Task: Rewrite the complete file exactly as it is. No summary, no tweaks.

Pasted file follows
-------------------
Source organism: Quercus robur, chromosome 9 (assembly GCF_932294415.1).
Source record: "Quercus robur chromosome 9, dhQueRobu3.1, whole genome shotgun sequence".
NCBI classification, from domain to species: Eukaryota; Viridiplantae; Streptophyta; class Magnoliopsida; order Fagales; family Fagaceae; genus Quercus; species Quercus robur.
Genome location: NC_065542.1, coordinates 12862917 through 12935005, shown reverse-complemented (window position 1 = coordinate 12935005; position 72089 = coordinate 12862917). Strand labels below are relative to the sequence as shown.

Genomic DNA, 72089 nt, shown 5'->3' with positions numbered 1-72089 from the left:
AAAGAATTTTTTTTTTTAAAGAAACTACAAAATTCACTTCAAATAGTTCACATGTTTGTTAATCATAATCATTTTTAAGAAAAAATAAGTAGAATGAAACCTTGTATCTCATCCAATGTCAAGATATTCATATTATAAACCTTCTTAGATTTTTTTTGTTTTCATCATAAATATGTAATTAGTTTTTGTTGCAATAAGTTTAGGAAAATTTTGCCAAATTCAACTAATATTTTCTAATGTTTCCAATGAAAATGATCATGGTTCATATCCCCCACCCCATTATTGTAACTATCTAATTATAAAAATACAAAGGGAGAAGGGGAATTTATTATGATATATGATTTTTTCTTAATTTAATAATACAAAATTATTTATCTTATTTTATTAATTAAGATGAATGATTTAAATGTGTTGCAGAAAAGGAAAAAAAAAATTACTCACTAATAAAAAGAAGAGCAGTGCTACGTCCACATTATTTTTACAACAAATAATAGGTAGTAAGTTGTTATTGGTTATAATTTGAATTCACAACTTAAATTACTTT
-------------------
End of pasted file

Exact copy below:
Source organism: Quercus robur, chromosome 9 (assembly GCF_932294415.1).
Source record: "Quercus robur chromosome 9, dhQueRobu3.1, whole genome shotgun sequence".
NCBI classification, from domain to species: Eukaryota; Viridiplantae; Streptophyta; class Magnoliopsida; order Fagales; family Fagaceae; genus Quercus; species Quercus robur.
Genome location: NC_065542.1, coordinates 12862917 through 12935005, shown reverse-complemented (window position 1 = coordinate 12935005; position 72089 = coordinate 12862917). Strand labels below are relative to the sequence as shown.

Genomic DNA, 72089 nt, shown 5'->3' with positions numbered 1-72089 from the left:
AAAGAATTTTTTTTTTTAAAGAAACTACAAAATTCACTTCAAATAGTTCACATGTTTGTTAATCATAATCATTTTTAAGAAAAAATAAGTAGAATGAAACCTTGTATCTCATCCAATGTCAAGATATTCATATTATAAACCTTCTTAGATTTTTTTTGTTTTCATCATAAATATGTAATTAGTTTTTGTTGCAATAAGTTTAGGAAAATTTTGCCAAATTCAACTAATATTTTCTAATGTTTCCAATGAAAATGATCATGGTTCATATCCCCCACCCCATTATTGTAACTATCTAATTATAAAAATACAAAGGGAGAAGGGGAATTTATTATGATATATGATTTTTTCTTAATTTAATAATACAAAATTATTTATCTTATTTTATTAATTAAGATGAATGATTTAAATGTGTTGCAGAAAAGGAAAAAAAAAATTACTCACTAATAAAAAGAAGAGCAGTGCTACGTCCACATTATTTTTACAACAAATAATAGGTAGTAAGTTGTTATTGGTTATAATTTGAATTCACAACTTAAATTACTTT